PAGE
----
This substrate bias generator circuit uses a charge pump to create the negative bias voltage from the positive supply voltage, which is a neat trick. The idea is to "pump" electric charge in and out of a capacitor, analogous to a water pump, making the substrate negative. First, the capacitor is charged with 10 volts. Next, the upper side of the capacitor is grounded to 0 volts. Since the capacitor still holds a charge of 10 volts, the lower side of the capacitor must be at -10 volts, producing the desired negative voltage. This cycle is repeated at high speed, driven by an oscillator.

Operation of the charge pump. By grounding alternate sides of the capacitor, a negative voltage is created.

Operation of the charge pump. By grounding alternate sides of the capacitor, a negative voltage is created.

In more detail, the diagram above shows the charge pump driven by a pulse signal and its complement. In the first stage, the two smaller transistors are turned on, charging the capacitor to +10 volts. In the second state, the large lower transistor is turned on, grounding the left side of the capacitor. This forces the right side of the capacitor to -10 volts, pulling the substrate negative. The diode prevents current from flowing back into the substrate during the first stage.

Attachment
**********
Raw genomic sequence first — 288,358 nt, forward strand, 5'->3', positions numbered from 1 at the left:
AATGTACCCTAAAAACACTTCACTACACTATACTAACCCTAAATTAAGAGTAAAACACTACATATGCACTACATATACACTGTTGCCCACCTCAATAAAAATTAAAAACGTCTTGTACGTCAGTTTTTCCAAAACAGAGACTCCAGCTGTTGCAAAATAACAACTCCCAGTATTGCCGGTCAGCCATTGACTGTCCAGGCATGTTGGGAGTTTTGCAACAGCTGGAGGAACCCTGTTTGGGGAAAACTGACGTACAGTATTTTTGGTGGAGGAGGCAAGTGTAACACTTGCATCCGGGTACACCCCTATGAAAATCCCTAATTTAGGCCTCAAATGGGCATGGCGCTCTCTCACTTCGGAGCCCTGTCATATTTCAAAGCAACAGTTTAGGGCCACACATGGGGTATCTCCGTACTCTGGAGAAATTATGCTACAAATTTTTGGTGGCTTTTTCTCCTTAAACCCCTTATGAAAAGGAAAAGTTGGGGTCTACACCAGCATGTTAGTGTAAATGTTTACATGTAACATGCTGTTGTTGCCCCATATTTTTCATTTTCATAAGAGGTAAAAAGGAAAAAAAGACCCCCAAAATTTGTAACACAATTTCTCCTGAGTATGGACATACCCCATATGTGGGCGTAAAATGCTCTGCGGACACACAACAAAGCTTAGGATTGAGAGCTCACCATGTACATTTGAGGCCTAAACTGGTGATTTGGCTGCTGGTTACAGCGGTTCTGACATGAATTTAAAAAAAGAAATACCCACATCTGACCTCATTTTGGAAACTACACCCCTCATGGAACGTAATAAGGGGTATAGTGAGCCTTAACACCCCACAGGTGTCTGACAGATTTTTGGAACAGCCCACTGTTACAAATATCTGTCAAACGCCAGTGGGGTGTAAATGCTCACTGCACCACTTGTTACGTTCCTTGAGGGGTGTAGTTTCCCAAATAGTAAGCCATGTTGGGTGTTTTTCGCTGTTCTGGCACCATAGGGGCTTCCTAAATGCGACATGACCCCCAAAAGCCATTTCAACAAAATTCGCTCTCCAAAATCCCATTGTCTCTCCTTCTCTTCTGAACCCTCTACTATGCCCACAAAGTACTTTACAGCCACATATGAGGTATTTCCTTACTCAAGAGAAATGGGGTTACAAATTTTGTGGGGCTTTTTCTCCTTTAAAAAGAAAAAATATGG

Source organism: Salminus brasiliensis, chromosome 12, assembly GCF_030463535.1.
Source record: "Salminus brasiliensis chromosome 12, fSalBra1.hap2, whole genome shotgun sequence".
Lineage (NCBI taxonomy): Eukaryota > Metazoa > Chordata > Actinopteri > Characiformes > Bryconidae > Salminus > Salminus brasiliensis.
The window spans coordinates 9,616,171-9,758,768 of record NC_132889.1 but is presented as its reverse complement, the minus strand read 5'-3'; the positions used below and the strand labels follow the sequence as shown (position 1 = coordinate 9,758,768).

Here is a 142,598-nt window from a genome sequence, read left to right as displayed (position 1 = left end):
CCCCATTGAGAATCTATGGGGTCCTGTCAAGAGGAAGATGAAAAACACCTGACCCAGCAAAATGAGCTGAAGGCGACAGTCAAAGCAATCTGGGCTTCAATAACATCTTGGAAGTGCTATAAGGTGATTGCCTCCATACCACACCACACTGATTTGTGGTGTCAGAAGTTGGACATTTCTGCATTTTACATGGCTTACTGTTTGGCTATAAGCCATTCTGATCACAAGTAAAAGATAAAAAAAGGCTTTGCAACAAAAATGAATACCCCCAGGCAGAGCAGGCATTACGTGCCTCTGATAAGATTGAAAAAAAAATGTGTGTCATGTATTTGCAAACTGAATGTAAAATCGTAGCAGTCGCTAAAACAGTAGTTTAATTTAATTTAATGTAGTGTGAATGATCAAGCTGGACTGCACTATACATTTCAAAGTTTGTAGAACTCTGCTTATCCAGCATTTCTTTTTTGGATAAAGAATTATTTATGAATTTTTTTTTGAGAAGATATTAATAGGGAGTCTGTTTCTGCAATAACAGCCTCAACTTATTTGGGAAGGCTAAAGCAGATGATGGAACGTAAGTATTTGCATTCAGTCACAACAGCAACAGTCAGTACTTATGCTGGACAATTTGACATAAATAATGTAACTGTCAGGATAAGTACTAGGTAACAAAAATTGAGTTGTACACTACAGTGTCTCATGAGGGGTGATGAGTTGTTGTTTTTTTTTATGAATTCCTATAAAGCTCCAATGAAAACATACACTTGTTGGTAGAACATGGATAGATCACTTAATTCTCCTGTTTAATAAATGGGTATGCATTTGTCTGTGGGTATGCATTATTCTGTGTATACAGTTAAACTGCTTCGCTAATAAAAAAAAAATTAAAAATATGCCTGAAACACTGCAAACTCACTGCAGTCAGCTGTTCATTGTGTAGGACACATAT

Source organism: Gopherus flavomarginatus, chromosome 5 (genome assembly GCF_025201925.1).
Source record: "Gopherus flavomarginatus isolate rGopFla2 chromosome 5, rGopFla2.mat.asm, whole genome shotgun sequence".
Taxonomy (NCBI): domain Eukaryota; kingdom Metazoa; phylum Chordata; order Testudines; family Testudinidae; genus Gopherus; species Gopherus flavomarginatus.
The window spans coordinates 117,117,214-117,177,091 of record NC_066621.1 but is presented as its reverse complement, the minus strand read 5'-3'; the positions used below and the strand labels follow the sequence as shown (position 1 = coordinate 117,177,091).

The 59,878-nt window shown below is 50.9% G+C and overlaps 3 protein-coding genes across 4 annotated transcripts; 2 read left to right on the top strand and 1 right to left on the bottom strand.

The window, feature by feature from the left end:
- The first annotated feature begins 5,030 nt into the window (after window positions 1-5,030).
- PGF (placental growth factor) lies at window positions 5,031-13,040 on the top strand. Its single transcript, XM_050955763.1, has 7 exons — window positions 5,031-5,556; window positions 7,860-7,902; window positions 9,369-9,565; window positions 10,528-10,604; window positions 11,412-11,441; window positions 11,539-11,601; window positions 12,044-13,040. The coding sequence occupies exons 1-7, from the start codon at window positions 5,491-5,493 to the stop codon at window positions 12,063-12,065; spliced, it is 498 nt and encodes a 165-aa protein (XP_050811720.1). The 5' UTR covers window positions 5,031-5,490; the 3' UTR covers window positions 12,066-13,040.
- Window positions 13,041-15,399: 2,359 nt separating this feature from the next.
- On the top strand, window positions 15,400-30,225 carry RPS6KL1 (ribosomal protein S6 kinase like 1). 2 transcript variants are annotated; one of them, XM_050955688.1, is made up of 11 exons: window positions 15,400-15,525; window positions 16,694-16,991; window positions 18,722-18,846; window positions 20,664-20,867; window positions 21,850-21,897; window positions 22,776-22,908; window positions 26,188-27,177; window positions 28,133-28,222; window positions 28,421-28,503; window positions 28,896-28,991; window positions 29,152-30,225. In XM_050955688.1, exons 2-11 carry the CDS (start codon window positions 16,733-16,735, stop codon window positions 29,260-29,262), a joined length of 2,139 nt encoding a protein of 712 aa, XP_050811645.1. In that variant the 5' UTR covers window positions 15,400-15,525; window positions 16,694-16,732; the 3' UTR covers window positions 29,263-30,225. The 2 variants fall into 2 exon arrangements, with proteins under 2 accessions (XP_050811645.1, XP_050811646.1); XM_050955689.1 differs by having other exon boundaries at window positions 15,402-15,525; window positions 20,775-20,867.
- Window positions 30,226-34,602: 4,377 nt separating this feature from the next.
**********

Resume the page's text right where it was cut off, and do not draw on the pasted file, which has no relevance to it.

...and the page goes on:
The circuitry that drives the charge pump is shown below. Five inverters are connected into a ring, forming a ring oscillator. If the first inverter has a 1 input, it outputs a 0, so the second outputs a 1, and so forth, until the final inverter outputs a 0. This goes back into the first inverter, flipping its output to 1, and so forth, until the final inverter flips to a 1 output. The process repeats, causing an oscillation. The pulse generator circuit uses these oscillations to drive the charge pump. It also takes a feedback signal from the substrate, stopping the charge pump when the substrate is sufficiently negative.

The circuitry that drives the charge pump.

The circuitry that drives the charge pump.

The diagram below shows how the substrate bias generator is implemented on the die. The five inverters are on the right, while the charge pump circuitry is on the left. (These inverters are implemented using the inverter circuit described earlier.) The large capacitor, transistor, and diode for the charge pump are the most visible features.

A closeup of the substrate bias circuitry. It is in the lower-right corner of the die.

A closeup of the substrate bias circuitry. It is in the lower-right corner of the die.

Optional circuitry

One interesting characteristic of the chip is that some transistors are not implemented and some wiring connections are omitted. older chips?)